Wednesday, January 14, 1992 Nantahala N.F., NC

Knoxville is a bizarre city by anyone's standards. The Southerners consider it the North, the Northerners consider it the South, and the people who find themselves living there try not to consider it. It is a maze of urban sprawl, a place defined by its freeways and its football team, a town trying very hard to be a city. The inhabitants are a surly lot of weirdoes and jocks unaffected or possibly numbed by the continuous repeating cycle of Shoney's, Kwikoils, Easy Money Pawn Shops, and various other prefabricated sections of roadway strung with telephone line that stretch for 15 miles towards all four points of the compass from the stark and boarded downtown -- a place crossed by seven crystal clear streams each marked plainly: "Toxic! Avoid Body Contact." They are an extreme lot, Knoxvillans, given either to rabid normalness or grasping, reactionary revolution. David's chief complaint was that there were no plain, middle-of-the-road people. The artists are Artists, the ecologists are activists, the sports fans are avid, the religious are firm, the gays are fruits, and the crazy are just plain insane.

While driving across the Gay Street bridge one night I saw one such insane man, though I didn't know it at the time. As I passed him I thought I saw him lift a leg up over the railing -- a 100 foot drop at least to the turgid black waters below. I slowed and looked in the mirror, only to see I had been hallucinating. About ten minutes later, trying to cross the bridge again, our path was impeded by a small number of squad cars sealing off the bridge at both ends. I felt a little ill. The next morning, intent on a cozy day of crosswords and good java but finding the only coffee shop in town closed, we picked up a paper and found the requisite two paragraphs on page four. The man, homeless and of unstable mind, had not succeeded in jumping. He had been coaxed from the rail with a six-pack of beer and wrestled to the ground.

The city notwithstanding, a number of extremely pleasant and/or humorous activities were experienced. Under pleasant I would probably list first a wonderful, scrambling hike up the tumbling waters of Rainbow Creek in the Smokies, hopping and balancing over the rocks, chutes, and pools and thinking as I often have for the past few months: "This would be really great in Summer." Even without the swimming and the warm lounging on rocks that must follow, the Smokies are truly the saving grace of Knoxville.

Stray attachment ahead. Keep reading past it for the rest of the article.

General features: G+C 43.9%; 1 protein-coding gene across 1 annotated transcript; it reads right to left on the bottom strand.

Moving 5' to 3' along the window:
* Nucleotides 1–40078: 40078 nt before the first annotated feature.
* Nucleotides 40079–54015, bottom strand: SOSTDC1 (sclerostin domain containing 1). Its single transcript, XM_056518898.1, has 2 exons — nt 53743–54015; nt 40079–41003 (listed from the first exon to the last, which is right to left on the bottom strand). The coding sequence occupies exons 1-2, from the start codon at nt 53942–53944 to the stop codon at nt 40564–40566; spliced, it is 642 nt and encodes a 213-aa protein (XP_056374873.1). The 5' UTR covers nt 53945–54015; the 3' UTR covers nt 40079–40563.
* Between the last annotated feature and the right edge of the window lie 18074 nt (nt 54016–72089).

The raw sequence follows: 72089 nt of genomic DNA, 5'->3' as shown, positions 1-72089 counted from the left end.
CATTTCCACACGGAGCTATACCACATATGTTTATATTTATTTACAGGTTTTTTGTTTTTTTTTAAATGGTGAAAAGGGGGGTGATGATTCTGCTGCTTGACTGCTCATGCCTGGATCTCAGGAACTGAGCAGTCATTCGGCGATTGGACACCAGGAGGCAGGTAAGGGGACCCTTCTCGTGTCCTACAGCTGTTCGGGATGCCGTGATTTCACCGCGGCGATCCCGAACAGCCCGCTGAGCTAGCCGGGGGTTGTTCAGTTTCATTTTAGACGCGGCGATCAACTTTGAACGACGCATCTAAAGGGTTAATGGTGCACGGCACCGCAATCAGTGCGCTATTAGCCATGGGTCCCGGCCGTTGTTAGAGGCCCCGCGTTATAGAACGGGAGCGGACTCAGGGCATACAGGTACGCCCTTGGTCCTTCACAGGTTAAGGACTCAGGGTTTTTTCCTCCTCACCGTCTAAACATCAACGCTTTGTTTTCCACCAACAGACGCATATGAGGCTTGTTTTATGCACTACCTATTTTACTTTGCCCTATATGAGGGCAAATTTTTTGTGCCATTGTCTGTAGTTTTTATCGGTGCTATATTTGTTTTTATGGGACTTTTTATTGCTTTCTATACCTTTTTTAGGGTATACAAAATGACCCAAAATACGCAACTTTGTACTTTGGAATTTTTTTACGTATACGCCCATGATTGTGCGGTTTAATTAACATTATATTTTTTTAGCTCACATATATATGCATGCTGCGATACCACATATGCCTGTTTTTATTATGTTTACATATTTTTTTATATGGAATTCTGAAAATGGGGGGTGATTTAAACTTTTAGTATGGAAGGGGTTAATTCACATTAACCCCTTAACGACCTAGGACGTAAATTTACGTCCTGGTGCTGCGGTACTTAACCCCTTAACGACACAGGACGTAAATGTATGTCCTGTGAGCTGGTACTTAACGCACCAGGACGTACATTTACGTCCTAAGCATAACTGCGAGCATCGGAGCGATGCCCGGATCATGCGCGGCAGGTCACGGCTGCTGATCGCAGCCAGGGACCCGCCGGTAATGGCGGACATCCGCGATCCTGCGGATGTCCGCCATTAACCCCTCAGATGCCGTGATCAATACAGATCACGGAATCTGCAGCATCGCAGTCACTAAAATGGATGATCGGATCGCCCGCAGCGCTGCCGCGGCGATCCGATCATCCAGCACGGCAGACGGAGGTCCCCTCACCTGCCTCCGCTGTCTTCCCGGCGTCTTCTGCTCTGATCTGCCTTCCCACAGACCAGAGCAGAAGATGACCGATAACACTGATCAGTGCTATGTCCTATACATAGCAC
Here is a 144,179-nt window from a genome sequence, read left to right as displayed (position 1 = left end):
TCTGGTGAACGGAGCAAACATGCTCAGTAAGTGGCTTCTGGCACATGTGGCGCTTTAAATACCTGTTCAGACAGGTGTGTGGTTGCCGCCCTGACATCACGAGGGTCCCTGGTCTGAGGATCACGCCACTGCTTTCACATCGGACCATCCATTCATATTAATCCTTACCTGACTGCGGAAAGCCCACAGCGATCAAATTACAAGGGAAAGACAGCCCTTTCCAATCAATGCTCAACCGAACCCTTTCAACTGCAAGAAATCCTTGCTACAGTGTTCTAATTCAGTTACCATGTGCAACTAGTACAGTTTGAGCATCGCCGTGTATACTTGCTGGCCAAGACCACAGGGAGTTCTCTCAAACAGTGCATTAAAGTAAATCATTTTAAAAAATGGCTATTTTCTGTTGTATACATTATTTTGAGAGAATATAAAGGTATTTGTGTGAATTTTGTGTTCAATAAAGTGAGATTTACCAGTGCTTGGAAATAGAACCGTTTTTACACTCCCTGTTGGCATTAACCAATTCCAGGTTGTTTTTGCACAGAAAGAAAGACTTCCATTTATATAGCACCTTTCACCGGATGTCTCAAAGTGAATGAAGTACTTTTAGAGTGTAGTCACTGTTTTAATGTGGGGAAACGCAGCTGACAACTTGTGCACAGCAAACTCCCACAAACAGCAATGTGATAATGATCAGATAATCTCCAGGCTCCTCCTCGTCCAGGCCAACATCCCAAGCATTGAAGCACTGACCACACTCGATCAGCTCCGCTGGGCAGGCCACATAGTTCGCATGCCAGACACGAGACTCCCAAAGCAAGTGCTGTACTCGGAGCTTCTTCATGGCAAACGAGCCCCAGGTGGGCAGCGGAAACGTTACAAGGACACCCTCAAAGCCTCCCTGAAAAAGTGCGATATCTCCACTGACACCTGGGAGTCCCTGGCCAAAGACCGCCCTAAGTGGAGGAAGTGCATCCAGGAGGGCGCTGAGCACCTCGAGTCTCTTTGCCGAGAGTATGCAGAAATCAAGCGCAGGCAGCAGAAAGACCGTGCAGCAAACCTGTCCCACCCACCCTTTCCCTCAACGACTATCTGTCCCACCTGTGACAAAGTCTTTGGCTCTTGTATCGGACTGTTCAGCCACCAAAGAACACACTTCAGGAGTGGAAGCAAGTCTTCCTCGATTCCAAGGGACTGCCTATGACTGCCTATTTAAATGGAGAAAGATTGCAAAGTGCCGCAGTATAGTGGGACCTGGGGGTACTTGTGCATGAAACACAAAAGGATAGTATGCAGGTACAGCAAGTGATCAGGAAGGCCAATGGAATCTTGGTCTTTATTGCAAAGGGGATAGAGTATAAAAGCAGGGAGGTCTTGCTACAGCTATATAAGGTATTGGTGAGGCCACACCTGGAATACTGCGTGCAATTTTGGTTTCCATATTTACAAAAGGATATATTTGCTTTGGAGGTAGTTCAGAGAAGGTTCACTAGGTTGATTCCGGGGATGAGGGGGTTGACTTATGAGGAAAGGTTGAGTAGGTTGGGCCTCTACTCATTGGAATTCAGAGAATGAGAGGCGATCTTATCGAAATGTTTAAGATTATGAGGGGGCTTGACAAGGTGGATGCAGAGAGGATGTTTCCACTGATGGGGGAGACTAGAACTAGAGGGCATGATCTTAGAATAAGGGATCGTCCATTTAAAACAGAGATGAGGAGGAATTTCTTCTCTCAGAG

Under humorous, however, I can only hope to relate the inner mirth of

The American Meal
Occasionally in one's life one becomes attuned to the thoughts and desires of inanimate objects. Often benevolent, these mostly ignored entities can also possess intense and inexplicable hatred. Take, for example, the spaghetti sauce which, for reasons still unknown, conspired with the can opener and the spice rack to ruin a meal I was preparing for a couple of honored human guests. Right from the start I knew something was up -- the can opener, not wasting time with it's opening salvo, bit me viciously on the thumb, drawing blood and requiring still the application of the occasional bandage. The spice rack, too, was forthcoming with its spite, and coerced me into dumping huge quantities of garlic and paprika into the red magmous fluid -- four shakes at least, one shake of which David termed "Extreme". Then, in a fit of confusion and conceptual fervor, I decided that "What's good for the Salad is good for the Sauce" and immediately added carrots and chopped lettuce. The sauce by now was a thick and aromatic affair, visibly dotted with spices and stringy bits of lettuce, tasting primarily of salt. The electric stove, malfunctioning in solidarity with the foodstuffs, suddenly flared its heat, spattering me and the countertop with boiling droplets of the infernal brew. I screamed with the scalding pain.

Eventually the guests arrived and the meal was dished out -- I retiring gladly from the battle. I was rather worried, though, for the culinary shock our guests might experience upon first forkful. The most twisted Zen koan could not have prepared me for their reaction: a deep and heartfelt "Yum" was expressed by all, a reaction in retrospect I should have expected -- that outcome being the nature of excessive worry. And as I sat there, reeling, I noticed the plain beauty of our meal: four white plates, each one resting near the red and white checked centerpiece, each one supporting a small pile of white pasta shells surmounted by a dollop of bright red sauce, its peculiarities mysteriously non-evident, and a small collection of lettuce, tomatoes, and green peppers in a vision direct from the Denny's picture menu. From a tortuous battle with the Objects of the Kitchen had emerged the Archetypal American Meal, and I still stand dumbfounded.

Later that day Highlands, NC

Last night I slept in a Bryson City motel, poorly-heated and with a low ceiling, but cozy nonetheless and equipped with the best motel TV I've ever seen. Ninety-nine channels awaited my weary head, and oh if I could relate the sights I saw... A jambalaya of structured poses, micro-targeted products, contrived expressions and sound effects, and manufactured role models. A tumult of implied social mores, dated fashions, and hackneyed production. A hearty stew of fascinating exploration, worlds unknown, and theses suggested. I wrote a thousand papers last night and today I shall remember none.

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Chez Zeus: Writing: No Simple Highway: Nantahala N.F., NC

Last modified: Wed Feb 18 21:30:52 1998
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